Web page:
While delivering a presentation recently I was asked if birds change their normal ranges. The answer, simply, is yes. To further understand the implications, though, it’s instructive to remember a phrase I utter quite often. Indeed it’s become a personal mantra of sorts. That is, ‘habitat is everything.’
Briefly, without appropriate habitat no living thing exists. Each creature requires (or at least desires) certain criteria for it to survive, procreate, and thrive. Some needs are more restrictive, some quite broad.
What is habitat? Basically it’s the local environment; everything from terrain, geography, climate, coexisting organisms, plant life, and more. These elements are in constant flux especially when a long eye is cast. If one were able to place himself at the Painted Canyon overlook near Medora millions of years ago, he would need a boat to navigate past alligators, crocodiles, and giant turtles.
Even in recent times, changes are quite notable. Famed American explorers Meriwether Lewis and William Clark were asked by President Jefferson to ascertain just what sort of route and potential commerce was available to an expanding nation, having recently acquired a vast swath of North America via the Louisiana Purchase. In addition to this primary task, the ever inquisitive president wanted the Corps of Discovery to collect a swarm of information on geography, astronomy, climatology, mineralogy, meteorology, botany, ornithology, and zoology. In all, over 200 plant and animal species new to science were found by the Corps, many in what would become North Dakota. This was a scientific field trip for the ages.
Vast herds of bison were encountered which today are limited to a few locations. Next in abundance were “antelope,” what we refer to now as pronghorns. Today their number are very limited, most west of the Missouri River. Large herds of elk were noted all along the Missouri River; obviously this doesn’t happen anymore. The first grizzly bear was met in the Dakotas, an animal long since eliminated from our region.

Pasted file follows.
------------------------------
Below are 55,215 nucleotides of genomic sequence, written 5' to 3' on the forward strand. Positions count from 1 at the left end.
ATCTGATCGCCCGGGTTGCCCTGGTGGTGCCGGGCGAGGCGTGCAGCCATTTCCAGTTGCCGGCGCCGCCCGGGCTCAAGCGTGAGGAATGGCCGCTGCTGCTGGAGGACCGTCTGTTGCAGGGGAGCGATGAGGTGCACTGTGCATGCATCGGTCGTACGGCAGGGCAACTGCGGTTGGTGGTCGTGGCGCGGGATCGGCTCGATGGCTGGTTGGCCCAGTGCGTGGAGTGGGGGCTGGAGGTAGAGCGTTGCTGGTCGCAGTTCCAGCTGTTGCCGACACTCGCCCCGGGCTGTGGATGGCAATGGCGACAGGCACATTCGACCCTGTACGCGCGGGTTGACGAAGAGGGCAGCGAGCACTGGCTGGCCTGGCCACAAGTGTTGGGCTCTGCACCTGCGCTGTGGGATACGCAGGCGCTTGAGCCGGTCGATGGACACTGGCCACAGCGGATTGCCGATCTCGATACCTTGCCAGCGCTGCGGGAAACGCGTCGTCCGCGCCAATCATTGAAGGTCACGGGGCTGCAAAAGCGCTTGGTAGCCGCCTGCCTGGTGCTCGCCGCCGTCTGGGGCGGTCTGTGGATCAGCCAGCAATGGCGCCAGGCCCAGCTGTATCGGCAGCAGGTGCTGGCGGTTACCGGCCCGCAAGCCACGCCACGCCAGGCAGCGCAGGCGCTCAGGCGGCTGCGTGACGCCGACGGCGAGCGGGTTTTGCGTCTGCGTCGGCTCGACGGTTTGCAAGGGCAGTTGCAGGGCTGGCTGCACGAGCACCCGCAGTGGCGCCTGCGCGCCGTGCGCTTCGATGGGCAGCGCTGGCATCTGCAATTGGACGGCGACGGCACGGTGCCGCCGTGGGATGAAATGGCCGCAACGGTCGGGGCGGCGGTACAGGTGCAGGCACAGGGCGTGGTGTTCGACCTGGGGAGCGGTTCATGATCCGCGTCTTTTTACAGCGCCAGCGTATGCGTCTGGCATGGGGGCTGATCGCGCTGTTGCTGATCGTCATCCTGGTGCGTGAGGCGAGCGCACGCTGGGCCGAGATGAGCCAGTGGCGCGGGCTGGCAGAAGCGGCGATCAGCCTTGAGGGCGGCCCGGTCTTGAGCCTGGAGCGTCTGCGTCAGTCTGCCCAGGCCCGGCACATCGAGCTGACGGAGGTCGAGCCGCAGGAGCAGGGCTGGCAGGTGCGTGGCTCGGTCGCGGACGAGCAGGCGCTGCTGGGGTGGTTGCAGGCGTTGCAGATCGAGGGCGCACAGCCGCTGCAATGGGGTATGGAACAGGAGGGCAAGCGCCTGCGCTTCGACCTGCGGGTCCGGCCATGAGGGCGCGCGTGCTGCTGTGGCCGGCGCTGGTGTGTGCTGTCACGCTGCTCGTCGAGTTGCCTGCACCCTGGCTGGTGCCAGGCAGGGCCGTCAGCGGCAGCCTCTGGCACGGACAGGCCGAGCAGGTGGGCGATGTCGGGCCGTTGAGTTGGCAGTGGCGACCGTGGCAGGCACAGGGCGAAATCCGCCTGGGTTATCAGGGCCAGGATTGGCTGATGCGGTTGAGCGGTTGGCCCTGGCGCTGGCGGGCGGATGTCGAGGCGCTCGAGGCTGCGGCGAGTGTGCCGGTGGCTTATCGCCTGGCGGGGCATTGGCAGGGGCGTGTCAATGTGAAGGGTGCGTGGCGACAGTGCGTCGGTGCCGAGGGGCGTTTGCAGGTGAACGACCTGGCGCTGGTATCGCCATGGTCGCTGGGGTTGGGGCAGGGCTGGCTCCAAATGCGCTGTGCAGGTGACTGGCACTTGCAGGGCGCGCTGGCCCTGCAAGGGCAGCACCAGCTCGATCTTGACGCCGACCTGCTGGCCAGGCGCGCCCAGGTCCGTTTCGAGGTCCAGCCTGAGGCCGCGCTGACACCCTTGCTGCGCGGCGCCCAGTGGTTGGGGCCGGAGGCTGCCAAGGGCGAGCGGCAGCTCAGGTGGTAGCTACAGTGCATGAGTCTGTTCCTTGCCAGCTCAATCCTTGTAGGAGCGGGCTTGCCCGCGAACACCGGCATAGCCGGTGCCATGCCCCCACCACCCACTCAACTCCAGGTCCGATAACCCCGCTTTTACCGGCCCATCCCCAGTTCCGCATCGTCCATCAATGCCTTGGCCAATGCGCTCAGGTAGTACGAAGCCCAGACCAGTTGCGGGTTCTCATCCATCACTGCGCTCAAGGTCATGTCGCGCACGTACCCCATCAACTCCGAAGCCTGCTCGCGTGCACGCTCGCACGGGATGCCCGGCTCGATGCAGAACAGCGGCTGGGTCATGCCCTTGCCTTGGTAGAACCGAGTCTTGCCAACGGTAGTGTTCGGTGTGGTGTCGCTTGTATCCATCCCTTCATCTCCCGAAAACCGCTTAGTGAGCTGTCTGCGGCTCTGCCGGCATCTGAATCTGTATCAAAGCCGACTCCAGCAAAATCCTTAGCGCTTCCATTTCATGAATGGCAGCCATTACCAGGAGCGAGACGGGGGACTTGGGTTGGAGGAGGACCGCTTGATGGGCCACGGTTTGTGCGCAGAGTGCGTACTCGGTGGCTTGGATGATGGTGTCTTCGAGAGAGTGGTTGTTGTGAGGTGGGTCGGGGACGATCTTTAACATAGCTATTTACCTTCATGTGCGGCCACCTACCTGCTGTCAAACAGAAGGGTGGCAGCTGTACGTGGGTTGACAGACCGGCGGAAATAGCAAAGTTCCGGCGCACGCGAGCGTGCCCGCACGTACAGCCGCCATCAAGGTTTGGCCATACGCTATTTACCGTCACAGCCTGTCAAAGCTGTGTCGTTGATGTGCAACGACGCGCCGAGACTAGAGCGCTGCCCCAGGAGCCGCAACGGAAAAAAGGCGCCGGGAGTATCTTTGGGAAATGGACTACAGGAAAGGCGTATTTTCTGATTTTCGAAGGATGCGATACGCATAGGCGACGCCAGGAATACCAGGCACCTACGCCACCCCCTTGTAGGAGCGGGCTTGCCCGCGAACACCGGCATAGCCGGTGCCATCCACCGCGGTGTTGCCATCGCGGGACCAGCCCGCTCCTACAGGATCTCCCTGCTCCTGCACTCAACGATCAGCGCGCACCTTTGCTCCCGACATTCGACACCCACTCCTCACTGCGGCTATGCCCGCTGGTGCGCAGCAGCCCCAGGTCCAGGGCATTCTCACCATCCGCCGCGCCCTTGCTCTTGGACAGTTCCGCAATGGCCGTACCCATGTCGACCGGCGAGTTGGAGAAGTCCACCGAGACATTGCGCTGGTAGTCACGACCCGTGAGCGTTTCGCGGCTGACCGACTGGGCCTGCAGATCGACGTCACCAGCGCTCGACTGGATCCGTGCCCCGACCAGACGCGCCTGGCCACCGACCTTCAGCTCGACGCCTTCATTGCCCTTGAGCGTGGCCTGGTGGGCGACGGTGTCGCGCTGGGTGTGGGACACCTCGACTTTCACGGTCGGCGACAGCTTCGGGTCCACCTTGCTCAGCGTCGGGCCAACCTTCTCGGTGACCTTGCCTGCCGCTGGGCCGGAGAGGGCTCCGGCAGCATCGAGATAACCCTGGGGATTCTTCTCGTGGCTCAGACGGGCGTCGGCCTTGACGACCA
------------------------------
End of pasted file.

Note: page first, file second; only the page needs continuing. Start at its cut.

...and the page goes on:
Ravens were regular visitors to their winter quarters of 1804-05 with the Mandans. Today this would constitute a rare sighting in that area. Sage Grouse, Whooping Cranes, and Long-billed Curlews were seen frequently. That doesn’t happen now. Supposedly, many Western Tanagers were found to be nesting in the badlands. It’s likely been decades since the last ones did. You get the picture.
What they didn’t chronicle is also informative. There were no Pigeons, European Starlings, or House Sparrows. These would be introduced to the continent in the century to follow. They didn’t see Greater Prairie Chickens either, another species that followed the pioneers and the breaking up of the prairie.
In our time notable shifts have taken place also. Some are due to the wet cycle we find ourselves in currently. Longtime Grand Forks birder David Lambeth tells me of seeing flocks of Lark Buntings a couple decades ago in Grand Forks County. That doesn’t happen anymore as the bird favors shorter grasses under drier conditions.
Most changes, though, are due to us and what we do to the landscape, either unwittingly or by design. The European Collared-dove, an escapee which arrived on continent in Florida, has colonized virtually the entire state in just a couple of decades.
A few native birds appear to be holding their own. Those able to tolerate disruptive conditions even thrive. Horned Larks and Savannah Sparrows, for instance, don’t seem to mind nesting in ditches planted with introduced brome grass or along cultivated fields.
Those species less tolerant of cultivation, though, are suffering population losses at an ever increasing rate. With the alarming loss of prairie, Sprague’s Pipit, Greater Sage Grouse, Baird’s Sparrow, Mountain Plover, Ferruginous Hawk, and countless others, will become increasingly difficult to find, if not impossible one day.
This is the long way of saying yes, birds and other animals will and do change their ranges. It’s a never-ending give-and-take as the organisms adapt to the never-ending changes presented them. The unnerving part, personally, is how rapidly we seem to be altering the landscape today. I would even go so far as to say that a century from now, people will look at our current roster of plants, animals, and birds and long for the way it was, just as some of us read the finds of Lewis and Clark with envy. Habitat, as I say, is everything.
Corliss is a West Fargo resident, avid birder, and ND Game and Fish volunteer instructor. He serves as a corporate pilot for Forum Communications. firstname.lastname@example.org.